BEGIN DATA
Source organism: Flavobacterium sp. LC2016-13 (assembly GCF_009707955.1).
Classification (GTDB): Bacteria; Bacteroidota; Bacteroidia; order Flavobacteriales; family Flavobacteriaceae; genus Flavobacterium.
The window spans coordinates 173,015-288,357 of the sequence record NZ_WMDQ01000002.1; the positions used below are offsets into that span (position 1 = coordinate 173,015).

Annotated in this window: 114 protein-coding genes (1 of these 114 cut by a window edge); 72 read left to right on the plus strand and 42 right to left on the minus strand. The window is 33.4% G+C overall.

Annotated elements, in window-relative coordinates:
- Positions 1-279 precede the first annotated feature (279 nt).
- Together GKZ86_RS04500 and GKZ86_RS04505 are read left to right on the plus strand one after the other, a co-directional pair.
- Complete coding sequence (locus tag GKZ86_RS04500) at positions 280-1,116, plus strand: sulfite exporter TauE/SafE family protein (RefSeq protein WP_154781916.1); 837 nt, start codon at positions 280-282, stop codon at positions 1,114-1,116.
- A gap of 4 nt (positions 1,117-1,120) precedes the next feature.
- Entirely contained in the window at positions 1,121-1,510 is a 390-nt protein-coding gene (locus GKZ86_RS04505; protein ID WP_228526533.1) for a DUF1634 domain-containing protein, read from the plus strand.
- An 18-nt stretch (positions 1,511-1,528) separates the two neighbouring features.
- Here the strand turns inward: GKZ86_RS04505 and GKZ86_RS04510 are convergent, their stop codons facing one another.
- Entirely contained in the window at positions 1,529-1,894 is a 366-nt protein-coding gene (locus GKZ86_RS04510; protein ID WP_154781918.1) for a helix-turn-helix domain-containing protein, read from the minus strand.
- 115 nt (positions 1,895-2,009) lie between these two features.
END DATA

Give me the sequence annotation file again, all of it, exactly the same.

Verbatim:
Source organism: Flavobacterium sp. LC2016-13 (assembly GCF_009707955.1).
Classification (GTDB): Bacteria; Bacteroidota; Bacteroidia; order Flavobacteriales; family Flavobacteriaceae; genus Flavobacterium.
The window spans coordinates 173,015-288,357 of the sequence record NZ_WMDQ01000002.1; the positions used below are offsets into that span (position 1 = coordinate 173,015).

Annotated in this window: 114 protein-coding genes (1 of these 114 cut by a window edge); 72 read left to right on the plus strand and 42 right to left on the minus strand. The window is 33.4% G+C overall.

Annotated elements, in window-relative coordinates:
- Positions 1-279 precede the first annotated feature (279 nt).
- Together GKZ86_RS04500 and GKZ86_RS04505 are read left to right on the plus strand one after the other, a co-directional pair.
- Complete coding sequence (locus tag GKZ86_RS04500) at positions 280-1,116, plus strand: sulfite exporter TauE/SafE family protein (RefSeq protein WP_154781916.1); 837 nt, start codon at positions 280-282, stop codon at positions 1,114-1,116.
- A gap of 4 nt (positions 1,117-1,120) precedes the next feature.
- Entirely contained in the window at positions 1,121-1,510 is a 390-nt protein-coding gene (locus GKZ86_RS04505; protein ID WP_228526533.1) for a DUF1634 domain-containing protein, read from the plus strand.
- An 18-nt stretch (positions 1,511-1,528) separates the two neighbouring features.
- Here the strand turns inward: GKZ86_RS04505 and GKZ86_RS04510 are convergent, their stop codons facing one another.
- Entirely contained in the window at positions 1,529-1,894 is a 366-nt protein-coding gene (locus GKZ86_RS04510; protein ID WP_154781918.1) for a helix-turn-helix domain-containing protein, read from the minus strand.
- 115 nt (positions 1,895-2,009) lie between these two features.